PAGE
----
KANSAS CITY, Mo. — The Kansas Department of Labor said Friday there's been an exciting development with the state's Pandemic Unemployment Assistance Program, or PUA.
The program, which is funded through the CARES Act, pays unemployment insurance benefits to those who wouldn't typically qualify for it such as self-employed and gig workers.
Acting Kansas Secretary of Labor Ryan Wright said his department has been able to build out a key piece of the system to get payments out to the claims. The update affects about 4,600 of the 20,000 claims currently in the backlog.
"Keep in mind this is an entirely new unemployment system," Wright said. "This isn't just a new program that we could stand up, so it's required a lot of intensive computer programming and timing."
Wright said claimants, many of whom have likely been waiting to receive PUA payments since the beginning of the pandemic, may get some long-delayed relief soon. He blamed the need for additional oversight on PUA claims compared to regular claims for the struggles.
"For these people that haven't been paid out, there's something more that needs to be added," Wright said. "It's not just a straight forward claim."
Wright said the department is working to notify affected claimants, so they can access their profile in KDOL system and update any needed documents.
"Folks don't have to wait for us to notify them," Wright said. "They can actually log in right now to their system online and, as soon as they upload those documents, we will adjudicate that and get them paid."
Wright said claimants should keep in mind that eligibility requirements still apply for the program, but those eligible could receive 40 weeks of payments, though they will need to file for each week.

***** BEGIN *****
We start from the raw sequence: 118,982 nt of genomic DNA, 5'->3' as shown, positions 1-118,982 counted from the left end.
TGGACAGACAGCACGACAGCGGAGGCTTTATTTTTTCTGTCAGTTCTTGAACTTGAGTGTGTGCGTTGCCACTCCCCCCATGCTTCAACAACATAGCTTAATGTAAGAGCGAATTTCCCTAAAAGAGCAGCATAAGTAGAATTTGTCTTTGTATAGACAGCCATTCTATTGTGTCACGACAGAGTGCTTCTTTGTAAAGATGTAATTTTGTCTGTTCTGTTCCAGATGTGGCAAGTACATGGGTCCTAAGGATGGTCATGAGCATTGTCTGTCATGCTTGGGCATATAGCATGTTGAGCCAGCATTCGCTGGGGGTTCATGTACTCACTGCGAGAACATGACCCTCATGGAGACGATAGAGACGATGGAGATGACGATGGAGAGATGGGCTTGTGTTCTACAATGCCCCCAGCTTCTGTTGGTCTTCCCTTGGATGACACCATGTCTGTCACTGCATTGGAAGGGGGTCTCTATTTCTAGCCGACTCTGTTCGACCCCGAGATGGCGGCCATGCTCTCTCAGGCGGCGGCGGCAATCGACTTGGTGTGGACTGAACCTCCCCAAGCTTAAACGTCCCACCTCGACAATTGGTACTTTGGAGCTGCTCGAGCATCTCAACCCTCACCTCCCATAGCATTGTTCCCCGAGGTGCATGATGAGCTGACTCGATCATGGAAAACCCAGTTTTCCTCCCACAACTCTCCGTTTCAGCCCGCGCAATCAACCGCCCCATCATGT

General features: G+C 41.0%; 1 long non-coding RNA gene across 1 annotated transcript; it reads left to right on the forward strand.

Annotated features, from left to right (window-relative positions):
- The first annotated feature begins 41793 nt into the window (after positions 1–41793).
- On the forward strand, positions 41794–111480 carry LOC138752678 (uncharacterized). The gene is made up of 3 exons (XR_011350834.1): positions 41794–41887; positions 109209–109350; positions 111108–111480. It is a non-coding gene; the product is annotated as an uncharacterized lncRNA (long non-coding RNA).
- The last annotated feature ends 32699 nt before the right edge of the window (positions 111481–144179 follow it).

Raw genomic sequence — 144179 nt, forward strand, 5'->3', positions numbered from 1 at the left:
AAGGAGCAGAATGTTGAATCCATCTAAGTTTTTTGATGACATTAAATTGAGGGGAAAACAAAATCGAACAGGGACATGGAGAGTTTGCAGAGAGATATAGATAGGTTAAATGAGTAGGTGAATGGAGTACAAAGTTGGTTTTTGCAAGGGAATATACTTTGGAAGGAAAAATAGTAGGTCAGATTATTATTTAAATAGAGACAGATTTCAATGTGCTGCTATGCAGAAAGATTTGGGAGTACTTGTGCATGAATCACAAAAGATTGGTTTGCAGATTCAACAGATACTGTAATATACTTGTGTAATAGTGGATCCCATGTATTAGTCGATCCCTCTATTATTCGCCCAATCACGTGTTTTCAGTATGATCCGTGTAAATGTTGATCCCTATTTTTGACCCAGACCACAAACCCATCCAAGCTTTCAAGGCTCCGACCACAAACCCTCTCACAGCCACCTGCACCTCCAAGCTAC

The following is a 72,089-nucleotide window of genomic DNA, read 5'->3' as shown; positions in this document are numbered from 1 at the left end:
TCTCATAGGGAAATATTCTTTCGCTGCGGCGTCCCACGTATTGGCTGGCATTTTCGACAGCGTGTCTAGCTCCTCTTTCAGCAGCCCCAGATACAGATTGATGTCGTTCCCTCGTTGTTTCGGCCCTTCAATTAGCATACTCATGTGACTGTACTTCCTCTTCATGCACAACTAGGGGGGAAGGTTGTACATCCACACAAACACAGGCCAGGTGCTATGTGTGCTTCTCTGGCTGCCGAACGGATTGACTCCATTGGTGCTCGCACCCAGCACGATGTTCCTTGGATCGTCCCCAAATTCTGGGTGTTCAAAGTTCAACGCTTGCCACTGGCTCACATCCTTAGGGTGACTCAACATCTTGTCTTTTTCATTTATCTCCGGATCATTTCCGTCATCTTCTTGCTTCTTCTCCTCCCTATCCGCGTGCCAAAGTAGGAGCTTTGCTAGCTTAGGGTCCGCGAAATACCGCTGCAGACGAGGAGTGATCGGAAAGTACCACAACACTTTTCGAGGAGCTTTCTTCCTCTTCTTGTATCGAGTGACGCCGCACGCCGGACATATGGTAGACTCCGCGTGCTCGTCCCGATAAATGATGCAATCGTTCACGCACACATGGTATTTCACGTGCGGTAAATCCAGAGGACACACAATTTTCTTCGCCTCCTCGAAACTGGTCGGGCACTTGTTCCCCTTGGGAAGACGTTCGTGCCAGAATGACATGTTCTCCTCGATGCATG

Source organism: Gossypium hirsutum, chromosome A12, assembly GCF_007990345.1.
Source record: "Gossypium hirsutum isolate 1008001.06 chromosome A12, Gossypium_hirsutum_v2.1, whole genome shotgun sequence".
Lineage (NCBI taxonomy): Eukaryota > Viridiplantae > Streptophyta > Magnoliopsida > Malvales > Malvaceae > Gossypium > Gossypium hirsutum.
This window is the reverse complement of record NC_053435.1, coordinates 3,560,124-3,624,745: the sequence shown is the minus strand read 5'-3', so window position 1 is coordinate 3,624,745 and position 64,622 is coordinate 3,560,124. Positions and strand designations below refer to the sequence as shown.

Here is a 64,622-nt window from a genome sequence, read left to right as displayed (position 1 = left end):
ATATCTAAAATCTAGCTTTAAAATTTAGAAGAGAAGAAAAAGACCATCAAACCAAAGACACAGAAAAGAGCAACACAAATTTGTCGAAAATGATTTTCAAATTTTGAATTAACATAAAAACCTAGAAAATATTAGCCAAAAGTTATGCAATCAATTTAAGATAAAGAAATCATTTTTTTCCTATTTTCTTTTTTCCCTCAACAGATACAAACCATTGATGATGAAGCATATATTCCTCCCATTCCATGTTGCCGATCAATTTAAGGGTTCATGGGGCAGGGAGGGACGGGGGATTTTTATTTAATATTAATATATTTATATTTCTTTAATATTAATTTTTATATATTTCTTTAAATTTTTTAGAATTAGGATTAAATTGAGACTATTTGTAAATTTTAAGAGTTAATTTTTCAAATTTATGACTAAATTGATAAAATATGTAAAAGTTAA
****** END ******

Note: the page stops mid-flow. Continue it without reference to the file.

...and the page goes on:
"It's not an insignificant lift of paperwork that needs to be added to verify for each week, but we're already paying people out for the full time that they've had those claims," Wright said.
He noted that determining PUA eligibility isn't terribly complicated, so the Labor Department should be able to get payments out quickly after the adjudication process is complete.
While the update represents long-awaited good news for still waiting on PUA payments, the nine-month delay and overall struggles the department has encountered remain frustrating.
"There's people that are really suffering, it's Christmastime, people have children, it's really unacceptable," Bridgette Jordan of Kansas City, Missouri, said as she awaits five weeks of extended benefits. "We shouldn't have to grovel for money that we're entitled to get."
Jordan said it's difficult to believe the department when it says it's making progress.
"They just keep telling us when we get to it, but that's not how unemployment should work," Jordan said. "It should be there when people need it and it should be there on time."